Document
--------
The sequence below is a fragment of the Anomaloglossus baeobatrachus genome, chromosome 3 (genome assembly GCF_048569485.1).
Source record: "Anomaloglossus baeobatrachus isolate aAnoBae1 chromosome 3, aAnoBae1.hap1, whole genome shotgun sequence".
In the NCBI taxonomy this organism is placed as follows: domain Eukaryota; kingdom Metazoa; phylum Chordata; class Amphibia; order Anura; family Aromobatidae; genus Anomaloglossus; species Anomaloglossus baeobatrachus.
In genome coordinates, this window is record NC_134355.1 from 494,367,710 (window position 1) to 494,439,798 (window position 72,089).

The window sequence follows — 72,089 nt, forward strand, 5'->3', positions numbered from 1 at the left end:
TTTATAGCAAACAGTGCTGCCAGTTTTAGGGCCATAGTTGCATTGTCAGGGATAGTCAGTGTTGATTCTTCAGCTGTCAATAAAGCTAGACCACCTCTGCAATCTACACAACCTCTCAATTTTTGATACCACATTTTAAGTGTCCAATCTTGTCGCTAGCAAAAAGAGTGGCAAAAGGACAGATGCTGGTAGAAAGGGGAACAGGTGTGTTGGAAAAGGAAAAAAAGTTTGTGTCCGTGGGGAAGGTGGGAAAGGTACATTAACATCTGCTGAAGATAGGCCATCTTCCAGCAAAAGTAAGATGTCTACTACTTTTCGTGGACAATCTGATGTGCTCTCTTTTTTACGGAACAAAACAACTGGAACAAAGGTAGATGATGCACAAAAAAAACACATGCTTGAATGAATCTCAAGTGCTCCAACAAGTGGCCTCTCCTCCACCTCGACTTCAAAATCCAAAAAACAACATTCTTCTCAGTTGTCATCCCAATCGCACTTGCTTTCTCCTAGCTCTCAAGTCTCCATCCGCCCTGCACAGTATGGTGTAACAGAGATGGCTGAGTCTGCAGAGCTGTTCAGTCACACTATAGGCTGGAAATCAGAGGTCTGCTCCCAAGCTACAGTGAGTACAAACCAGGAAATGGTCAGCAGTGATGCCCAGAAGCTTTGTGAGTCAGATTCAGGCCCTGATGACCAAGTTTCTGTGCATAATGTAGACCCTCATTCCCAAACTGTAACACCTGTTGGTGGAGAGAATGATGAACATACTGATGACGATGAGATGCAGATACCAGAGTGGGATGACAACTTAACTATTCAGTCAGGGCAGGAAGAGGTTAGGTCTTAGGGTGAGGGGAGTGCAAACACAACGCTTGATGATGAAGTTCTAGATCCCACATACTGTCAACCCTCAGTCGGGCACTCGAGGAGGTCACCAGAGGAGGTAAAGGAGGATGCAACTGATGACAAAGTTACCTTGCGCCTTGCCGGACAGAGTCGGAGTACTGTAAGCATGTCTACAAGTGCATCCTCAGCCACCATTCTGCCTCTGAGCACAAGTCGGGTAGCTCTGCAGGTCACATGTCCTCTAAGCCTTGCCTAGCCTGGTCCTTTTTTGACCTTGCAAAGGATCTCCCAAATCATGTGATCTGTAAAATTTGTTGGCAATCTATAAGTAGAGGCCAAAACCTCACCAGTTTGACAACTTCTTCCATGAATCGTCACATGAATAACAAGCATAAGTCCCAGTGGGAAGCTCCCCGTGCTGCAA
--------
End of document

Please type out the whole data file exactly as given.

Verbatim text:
The sequence below is a fragment of the Anomaloglossus baeobatrachus genome, chromosome 3 (genome assembly GCF_048569485.1).
Source record: "Anomaloglossus baeobatrachus isolate aAnoBae1 chromosome 3, aAnoBae1.hap1, whole genome shotgun sequence".
In the NCBI taxonomy this organism is placed as follows: domain Eukaryota; kingdom Metazoa; phylum Chordata; class Amphibia; order Anura; family Aromobatidae; genus Anomaloglossus; species Anomaloglossus baeobatrachus.
In genome coordinates, this window is record NC_134355.1 from 494,367,710 (window position 1) to 494,439,798 (window position 72,089).

The window sequence follows — 72,089 nt, forward strand, 5'->3', positions numbered from 1 at the left end:
TTTATAGCAAACAGTGCTGCCAGTTTTAGGGCCATAGTTGCATTGTCAGGGATAGTCAGTGTTGATTCTTCAGCTGTCAATAAAGCTAGACCACCTCTGCAATCTACACAACCTCTCAATTTTTGATACCACATTTTAAGTGTCCAATCTTGTCGCTAGCAAAAAGAGTGGCAAAAGGACAGATGCTGGTAGAAAGGGGAACAGGTGTGTTGGAAAAGGAAAAAAAGTTTGTGTCCGTGGGGAAGGTGGGAAAGGTACATTAACATCTGCTGAAGATAGGCCATCTTCCAGCAAAAGTAAGATGTCTACTACTTTTCGTGGACAATCTGATGTGCTCTCTTTTTTACGGAACAAAACAACTGGAACAAAGGTAGATGATGCACAAAAAAAACACATGCTTGAATGAATCTCAAGTGCTCCAACAAGTGGCCTCTCCTCCACCTCGACTTCAAAATCCAAAAAACAACATTCTTCTCAGTTGTCATCCCAATCGCACTTGCTTTCTCCTAGCTCTCAAGTCTCCATCCGCCCTGCACAGTATGGTGTAACAGAGATGGCTGAGTCTGCAGAGCTGTTCAGTCACACTATAGGCTGGAAATCAGAGGTCTGCTCCCAAGCTACAGTGAGTACAAACCAGGAAATGGTCAGCAGTGATGCCCAGAAGCTTTGTGAGTCAGATTCAGGCCCTGATGACCAAGTTTCTGTGCATAATGTAGACCCTCATTCCCAAACTGTAACACCTGTTGGTGGAGAGAATGATGAACATACTGATGACGATGAGATGCAGATACCAGAGTGGGATGACAACTTAACTATTCAGTCAGGGCAGGAAGAGGTTAGGTCTTAGGGTGAGGGGAGTGCAAACACAACGCTTGATGATGAAGTTCTAGATCCCACATACTGTCAACCCTCAGTCGGGCACTCGAGGAGGTCACCAGAGGAGGTAAAGGAGGATGCAACTGATGACAAAGTTACCTTGCGCCTTGCCGGACAGAGTCGGAGTACTGTAAGCATGTCTACAAGTGCATCCTCAGCCACCATTCTGCCTCTGAGCACAAGTCGGGTAGCTCTGCAGGTCACATGTCCTCTAAGCCTTGCCTAGCCTGGTCCTTTTTTGACCTTGCAAAGGATCTCCCAAATCATGTGATCTGTAAAATTTGTTGGCAATCTATAAGTAGAGGCCAAAACCTCACCAGTTTGACAACTTCTTCCATGAATCGTCACATGAATAACAAGCATAAGTCCCAGTGGGAAGCTCCCCGTGCTGCAA